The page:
Governments at all levels are much less prepared for cyber attacks than organisations in the commercial sector.
Security software vendor CyberArk has released its ‘Global Advanced Threat Landscape Report 2018’. Its 11th annual study of cyber security and organisation’s response to it. Responses are broken down by industry sector, giving a clear view of how the public sector is reacting to cyber threats compared to other types of organisation.
The report found that only 29 percent of public sector organisations, and 31 percent of those in healthcare, respondents have implemented new cyber security measures such as privileged user accounts. Technology firms are taking the lead, with almost all (95 percent), saying that secured privileged accounts are critical to security.
Many respondents report that administrative credentials are stored in Word or Excel documents on PCs (36 percent), shared servers or USB drives (34 percent) or as printed documents in physical filing cabinets (19 percent).
Compared to last year’s survey, the number of security professionals reporting that they are planning to implement measures to manage privileged accounts is increasing, from 35 percent to 44 percent. The public sector does better here, with just over half (51 percent) of agencies planning to implement measures for managing privileged accounts.
Public sector organisations are also the least likely to reward employees who report security breaches (32 percent).
The report found that for Australian organisations as a whole, more than half (52 percent) rarely or never change their security strategy, even after a cyber-attack. Nearly as many (45 percent) say their organisation can’t prevent attackers from breaking into internal networks each time it is attempted, and 58 percent of Australia respondents admit that their customers’ privacy or personally identifiable information could be at risk because their data is not secured beyond the legally-required basics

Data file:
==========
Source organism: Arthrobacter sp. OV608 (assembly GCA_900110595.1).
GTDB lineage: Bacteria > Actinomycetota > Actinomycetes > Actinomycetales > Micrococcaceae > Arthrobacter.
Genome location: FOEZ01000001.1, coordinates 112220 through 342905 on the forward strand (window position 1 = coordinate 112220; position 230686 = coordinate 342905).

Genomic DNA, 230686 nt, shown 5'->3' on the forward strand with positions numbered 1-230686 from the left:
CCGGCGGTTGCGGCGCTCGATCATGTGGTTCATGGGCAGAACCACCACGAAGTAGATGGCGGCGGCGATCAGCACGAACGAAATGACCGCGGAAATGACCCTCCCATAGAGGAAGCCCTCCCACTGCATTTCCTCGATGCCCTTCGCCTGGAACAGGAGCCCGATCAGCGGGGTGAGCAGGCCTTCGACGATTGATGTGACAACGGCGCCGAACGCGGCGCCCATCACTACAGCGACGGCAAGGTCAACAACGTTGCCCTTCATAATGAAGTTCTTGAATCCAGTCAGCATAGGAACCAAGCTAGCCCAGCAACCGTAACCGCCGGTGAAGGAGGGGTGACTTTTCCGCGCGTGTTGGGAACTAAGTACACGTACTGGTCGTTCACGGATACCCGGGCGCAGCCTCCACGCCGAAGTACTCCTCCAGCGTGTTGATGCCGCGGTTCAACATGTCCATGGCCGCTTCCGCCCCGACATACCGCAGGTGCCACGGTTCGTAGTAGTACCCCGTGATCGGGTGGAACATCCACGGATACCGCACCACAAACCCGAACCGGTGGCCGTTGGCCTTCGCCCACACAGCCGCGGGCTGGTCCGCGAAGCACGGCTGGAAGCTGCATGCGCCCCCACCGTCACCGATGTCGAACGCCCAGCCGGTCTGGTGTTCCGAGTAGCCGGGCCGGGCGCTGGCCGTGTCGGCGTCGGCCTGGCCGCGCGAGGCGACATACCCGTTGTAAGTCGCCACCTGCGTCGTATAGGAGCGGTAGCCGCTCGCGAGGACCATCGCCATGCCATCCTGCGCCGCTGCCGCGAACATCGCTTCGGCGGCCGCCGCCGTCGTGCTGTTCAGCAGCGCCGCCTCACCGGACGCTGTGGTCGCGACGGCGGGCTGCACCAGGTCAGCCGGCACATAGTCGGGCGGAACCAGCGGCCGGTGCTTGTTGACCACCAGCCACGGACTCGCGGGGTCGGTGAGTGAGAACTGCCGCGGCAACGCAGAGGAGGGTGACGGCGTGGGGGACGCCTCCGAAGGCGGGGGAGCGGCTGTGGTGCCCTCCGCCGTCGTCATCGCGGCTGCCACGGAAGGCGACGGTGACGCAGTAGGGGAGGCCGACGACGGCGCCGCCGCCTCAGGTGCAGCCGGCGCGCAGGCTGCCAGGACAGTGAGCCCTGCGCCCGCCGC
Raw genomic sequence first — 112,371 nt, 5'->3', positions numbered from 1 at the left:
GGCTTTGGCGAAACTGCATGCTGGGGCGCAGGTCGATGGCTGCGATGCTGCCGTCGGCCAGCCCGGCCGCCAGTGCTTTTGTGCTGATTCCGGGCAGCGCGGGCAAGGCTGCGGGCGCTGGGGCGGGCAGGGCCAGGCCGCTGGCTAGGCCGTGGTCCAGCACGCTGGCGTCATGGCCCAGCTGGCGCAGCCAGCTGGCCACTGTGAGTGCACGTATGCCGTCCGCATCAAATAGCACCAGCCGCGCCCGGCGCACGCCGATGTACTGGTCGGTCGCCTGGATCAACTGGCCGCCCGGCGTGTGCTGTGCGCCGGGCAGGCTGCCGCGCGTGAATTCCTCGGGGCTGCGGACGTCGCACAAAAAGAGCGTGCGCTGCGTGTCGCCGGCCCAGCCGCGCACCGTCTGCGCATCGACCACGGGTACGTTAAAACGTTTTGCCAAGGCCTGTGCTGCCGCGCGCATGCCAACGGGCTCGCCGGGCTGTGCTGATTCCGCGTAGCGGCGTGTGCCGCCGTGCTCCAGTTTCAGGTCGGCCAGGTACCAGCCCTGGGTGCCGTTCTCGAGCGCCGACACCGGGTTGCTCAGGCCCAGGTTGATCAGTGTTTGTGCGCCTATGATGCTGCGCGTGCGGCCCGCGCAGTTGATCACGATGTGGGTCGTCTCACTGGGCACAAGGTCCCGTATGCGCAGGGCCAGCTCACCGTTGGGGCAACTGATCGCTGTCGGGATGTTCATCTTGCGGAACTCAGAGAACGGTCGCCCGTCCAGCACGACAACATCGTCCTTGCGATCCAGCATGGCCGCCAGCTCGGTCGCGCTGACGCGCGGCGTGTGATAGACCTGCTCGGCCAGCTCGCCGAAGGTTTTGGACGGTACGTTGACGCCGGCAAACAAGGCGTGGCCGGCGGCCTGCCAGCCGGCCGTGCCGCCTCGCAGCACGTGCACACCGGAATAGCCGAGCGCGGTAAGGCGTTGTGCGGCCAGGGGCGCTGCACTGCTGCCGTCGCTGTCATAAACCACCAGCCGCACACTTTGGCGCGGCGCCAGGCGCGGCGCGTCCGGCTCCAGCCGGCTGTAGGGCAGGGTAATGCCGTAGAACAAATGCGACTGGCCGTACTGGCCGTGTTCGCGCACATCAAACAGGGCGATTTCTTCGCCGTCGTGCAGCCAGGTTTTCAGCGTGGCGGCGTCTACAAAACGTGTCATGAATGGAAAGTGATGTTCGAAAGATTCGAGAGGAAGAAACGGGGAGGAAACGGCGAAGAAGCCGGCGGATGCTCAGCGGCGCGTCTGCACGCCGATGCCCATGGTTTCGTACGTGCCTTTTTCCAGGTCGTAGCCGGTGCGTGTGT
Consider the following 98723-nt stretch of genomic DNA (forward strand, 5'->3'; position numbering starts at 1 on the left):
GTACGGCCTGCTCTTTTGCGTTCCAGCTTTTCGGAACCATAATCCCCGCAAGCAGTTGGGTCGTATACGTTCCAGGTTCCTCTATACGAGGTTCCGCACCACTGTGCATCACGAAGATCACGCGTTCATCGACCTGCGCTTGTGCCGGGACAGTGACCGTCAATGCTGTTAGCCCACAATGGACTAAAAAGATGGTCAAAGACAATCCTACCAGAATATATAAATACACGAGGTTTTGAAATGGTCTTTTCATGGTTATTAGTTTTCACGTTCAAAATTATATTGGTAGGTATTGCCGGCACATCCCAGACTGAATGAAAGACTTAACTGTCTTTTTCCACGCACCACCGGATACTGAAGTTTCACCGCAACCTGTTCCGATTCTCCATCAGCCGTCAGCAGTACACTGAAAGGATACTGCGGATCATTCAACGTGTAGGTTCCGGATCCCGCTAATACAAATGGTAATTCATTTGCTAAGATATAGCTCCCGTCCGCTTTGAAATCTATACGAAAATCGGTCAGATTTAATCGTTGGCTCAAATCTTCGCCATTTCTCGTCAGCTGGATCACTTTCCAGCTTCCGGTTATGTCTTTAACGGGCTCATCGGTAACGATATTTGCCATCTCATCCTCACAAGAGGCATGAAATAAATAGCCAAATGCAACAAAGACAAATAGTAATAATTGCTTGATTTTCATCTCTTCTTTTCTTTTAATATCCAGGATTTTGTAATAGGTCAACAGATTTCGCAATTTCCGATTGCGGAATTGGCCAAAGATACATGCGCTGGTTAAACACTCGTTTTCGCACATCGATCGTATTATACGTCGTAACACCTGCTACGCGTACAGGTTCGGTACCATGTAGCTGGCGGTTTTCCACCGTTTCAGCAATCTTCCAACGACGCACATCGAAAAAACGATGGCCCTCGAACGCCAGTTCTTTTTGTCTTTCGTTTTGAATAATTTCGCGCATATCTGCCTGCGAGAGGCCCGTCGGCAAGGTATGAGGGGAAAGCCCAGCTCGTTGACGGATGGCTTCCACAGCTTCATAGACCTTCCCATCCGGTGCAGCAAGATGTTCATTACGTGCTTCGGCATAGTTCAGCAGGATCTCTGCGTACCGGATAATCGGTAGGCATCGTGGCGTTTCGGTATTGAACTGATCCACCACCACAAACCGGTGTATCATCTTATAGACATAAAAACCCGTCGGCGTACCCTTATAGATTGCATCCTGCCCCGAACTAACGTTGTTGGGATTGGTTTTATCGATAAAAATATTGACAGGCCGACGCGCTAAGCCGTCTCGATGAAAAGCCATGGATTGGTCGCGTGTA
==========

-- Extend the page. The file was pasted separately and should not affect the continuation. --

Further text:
“A change in security culture is needed,” said Matthew Brazier, CyberArk’s Regional Director for Australia and New Zealand. “There is a lot of inertia, particularly in the public sector, which could lead to an inability to repel or contain cyber threats and data being compromised.”
An overwhelming number of IT security professionals believe securing an environment starts with protecting privileged accounts – 89 percent stated that IT infrastructure and critical data are not fully protected unless privileged accounts, credentials and secrets are secured.
Respondents named the greatest cyber security threats they currently face, including:
- Targeted phishing attacks (56 percent)
- Insider threats (51 percent)
- Ransomware or malware (48 percent)
- Unsecured privileged accounts (42 percent)
- Unsecured data stored in the cloud (41 percent)
Respondents also indicated that the proportion of users who have local administrative privileges on their endpoint devices increased from 62 percent in the last survey to 87 percent in 2018. This is a 25 percent jump and is perhaps indicative of employee demands for flexibility trumping security best practices.
“The automated processes inherent in cloud and DevOps mean privileged accounts, credentials and secrets are being created at a prolific rate,” said Mr Brazier.
“If compromised, these can give attackers a crucial jumping-off point to achieve lateral access to sensitive data across networks, data and applications or to use cloud infrastructure for illicit crypto mining activities. Organisations increasingly recognise this security risk, but still have a relaxed approach toward cloud security.
“Overcoming cyber security inertia necessitates it becoming central to organisational strategy and behaviour, not something that is dictated by competing commercial needs.”
The CyberArk Advanced Threat Landscape 2018 annual report is the 11th in the series. The survey was conducted by Vanson Bourne among 1,300 IT security decision makers, DevOps and App Developer professionals and line of business owners, across seven countries worldwide.
The report is available here.
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